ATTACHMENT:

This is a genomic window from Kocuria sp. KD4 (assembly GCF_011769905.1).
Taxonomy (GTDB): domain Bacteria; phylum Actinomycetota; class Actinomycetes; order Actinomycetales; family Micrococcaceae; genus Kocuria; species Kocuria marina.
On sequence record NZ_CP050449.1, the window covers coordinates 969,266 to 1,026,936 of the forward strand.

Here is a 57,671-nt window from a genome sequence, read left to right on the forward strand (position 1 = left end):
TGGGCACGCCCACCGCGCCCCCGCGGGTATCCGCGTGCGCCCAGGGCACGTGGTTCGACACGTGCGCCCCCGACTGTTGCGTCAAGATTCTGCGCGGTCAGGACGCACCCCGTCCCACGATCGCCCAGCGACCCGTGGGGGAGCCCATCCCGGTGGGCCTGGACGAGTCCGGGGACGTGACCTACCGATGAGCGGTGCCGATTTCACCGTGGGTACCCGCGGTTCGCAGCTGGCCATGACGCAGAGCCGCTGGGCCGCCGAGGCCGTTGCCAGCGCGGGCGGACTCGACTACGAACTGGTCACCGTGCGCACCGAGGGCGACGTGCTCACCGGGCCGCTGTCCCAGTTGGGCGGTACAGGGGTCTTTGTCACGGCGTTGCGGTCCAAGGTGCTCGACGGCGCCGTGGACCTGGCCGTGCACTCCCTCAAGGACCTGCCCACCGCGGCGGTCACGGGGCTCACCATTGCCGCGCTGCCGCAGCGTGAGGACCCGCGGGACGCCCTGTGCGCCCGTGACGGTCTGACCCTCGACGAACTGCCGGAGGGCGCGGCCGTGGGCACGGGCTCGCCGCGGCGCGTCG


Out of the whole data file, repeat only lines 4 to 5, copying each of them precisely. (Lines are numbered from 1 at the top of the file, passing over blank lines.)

Here is a 57,671-nt window from a genome sequence, read left to right on the forward strand (position 1 = left end):
TGGGCACGCCCACCGCGCCCCCGCGGGTATCCGCGTGCGCCCAGGGCACGTGGTTCGACACGTGCGCCCCCGACTGTTGCGTCAAGATTCTGCGCGGTCAGGACGCACCCCGTCCCACGATCGCCCAGCGACCCGTGGGGGAGCCCATCCCGGTGGGCCTGGACGAGTCCGGGGACGTGACCTACCGATGAGCGGTGCCGATTTCACCGTGGGTACCCGCGGTTCGCAGCTGGCCATGACGCAGAGCCGCTGGGCCGCCGAGGCCGTTGCCAGCGCGGGCGGACTCGACTACGAACTGGTCACCGTGCGCACCGAGGGCGACGTGCTCACCGGGCCGCTGTCCCAGTTGGGCGGTACAGGGGTCTTTGTCACGGCGTTGCGGTCCAAGGTGCTCGACGGCGCCGTGGACCTGGCCGTGCACTCCCTCAAGGACCTGCCCACCGCGGCGGTCACGGGGCTCACCATTGCCGCGCTGCCGCAGCGTGAGGACCCGCGGGACGCCCTGTGCGCCCGTGACGGTCTGACCCTCGACGAACTGCCGGAGGGCGCGGCCGTGGGCACGGGCTCGCCGCGGCGCGTCG